Beneath the Surface

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Conquering Psoriasis: Taking Control for Psoriasis Action Month

August is Psoriasis Action Month. While there is no cure for this autoimmune disorder, new treatments, technology, and skin-savvy strategies enable today’s patients to thrive.

 

Understanding Psoriasis

We don’t yet know what causes psoriasis. However, experts suspect it’s related to problems with T cells and neutrophils – white blood cells that make up part of the immune system. What we do know is that individuals have unique triggers resulting in flare-ups of the condition. These triggers can include, but are not limited to:

  • Stress
  • Cuts/Scrapes/Insect Bites
  • Drinking
  • Smoking
  • Weather
  • Infections/Illness
  • Other Medications
  • Metals and Jewelry
  • Shaving

And, to make matters more complicated, symptoms and triggers may change or evolve. These complexities make it critical for patients to document triggers, reactions, and rash patterns with each flare and to communicate these issues with a board-certified dermatologist.

Taking Preventative Measures

Once a patient understands his or her psoriasis triggers, they can take preventative measures to avoid or mitigate them. Additionally, individuals with psoriasis can help prevent flares by maintaining a healthy diet and exercise program, participating in stress reduction activities, avoiding tobacco products, shielding their skin from the sun’s harsh rays, and by taking brief showers and using only gentle products. (A dermatologist can recommend appropriate soaps, shampoos, and moisturizers.)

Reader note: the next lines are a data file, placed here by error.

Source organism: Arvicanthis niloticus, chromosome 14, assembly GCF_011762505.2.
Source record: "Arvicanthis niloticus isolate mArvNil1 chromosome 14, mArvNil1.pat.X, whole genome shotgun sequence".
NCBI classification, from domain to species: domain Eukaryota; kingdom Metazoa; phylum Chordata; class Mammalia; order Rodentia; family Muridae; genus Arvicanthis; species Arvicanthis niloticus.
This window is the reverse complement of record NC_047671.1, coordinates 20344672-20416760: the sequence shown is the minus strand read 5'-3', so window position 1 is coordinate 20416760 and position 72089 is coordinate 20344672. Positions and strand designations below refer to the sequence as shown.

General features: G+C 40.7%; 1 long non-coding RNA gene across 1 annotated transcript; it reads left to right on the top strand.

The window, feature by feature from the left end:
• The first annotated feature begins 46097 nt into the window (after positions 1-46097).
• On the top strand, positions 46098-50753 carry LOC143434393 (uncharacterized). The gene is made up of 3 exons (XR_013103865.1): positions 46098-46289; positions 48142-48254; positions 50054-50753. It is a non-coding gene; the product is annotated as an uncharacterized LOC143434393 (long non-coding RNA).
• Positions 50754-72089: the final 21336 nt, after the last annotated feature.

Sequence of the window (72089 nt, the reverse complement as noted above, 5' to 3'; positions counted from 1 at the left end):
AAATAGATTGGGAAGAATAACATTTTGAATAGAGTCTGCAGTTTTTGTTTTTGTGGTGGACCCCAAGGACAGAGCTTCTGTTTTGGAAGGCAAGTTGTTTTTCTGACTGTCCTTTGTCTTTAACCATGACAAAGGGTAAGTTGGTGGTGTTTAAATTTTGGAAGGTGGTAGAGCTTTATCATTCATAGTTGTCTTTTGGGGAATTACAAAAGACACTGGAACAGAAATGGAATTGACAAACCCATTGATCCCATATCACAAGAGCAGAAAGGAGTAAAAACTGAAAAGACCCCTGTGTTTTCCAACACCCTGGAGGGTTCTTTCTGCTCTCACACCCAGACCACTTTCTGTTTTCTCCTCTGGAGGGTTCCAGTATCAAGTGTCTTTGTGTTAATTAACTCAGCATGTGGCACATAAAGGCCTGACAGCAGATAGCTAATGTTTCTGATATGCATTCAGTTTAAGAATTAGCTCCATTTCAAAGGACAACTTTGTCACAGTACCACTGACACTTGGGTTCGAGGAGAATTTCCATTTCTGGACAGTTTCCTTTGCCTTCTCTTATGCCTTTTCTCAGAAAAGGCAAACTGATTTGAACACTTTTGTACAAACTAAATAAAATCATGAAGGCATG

Managing Flares Proactively

Flares will still occasionally occur, regardless of how diligent a patient is about avoiding his or her triggers. When psoriasis becomes symptomatic or worsens, having a management strategy is critical to healing the affected skin.

In general, it’s essential that patients:

  • Do not scratch or further irritate the skin.
  • Do wear loose, comfortable clothing.
  • Do relieve symptoms with cold compresses, medication (as directed by a dermatologist), and moisturizing daily using any recommended creams or ointments.
  • Do communicate symptoms and changes with their dermatologist.

Communicating with a Dermatologist

When someone is living with psoriasis, having a good relationship with a dermatologist is imperative; most patients require four or more visits per year. Fortunately, with DermatologistOnCall, many of those visits can be conducted online from the convenience and privacy of one’s own home. Online visits also make it easier than ever to keep track of condition changes and doctor recommendations. Plus, taking dermatology care online is simple and takes just a few minutes. Patients briefly answer questions about their health, submit photographs of the affected area, and within 72 hours (but typically in less than 24 hours) have a diagnosis, treatment plan, and any necessary prescriptions sent to their pharmacy.

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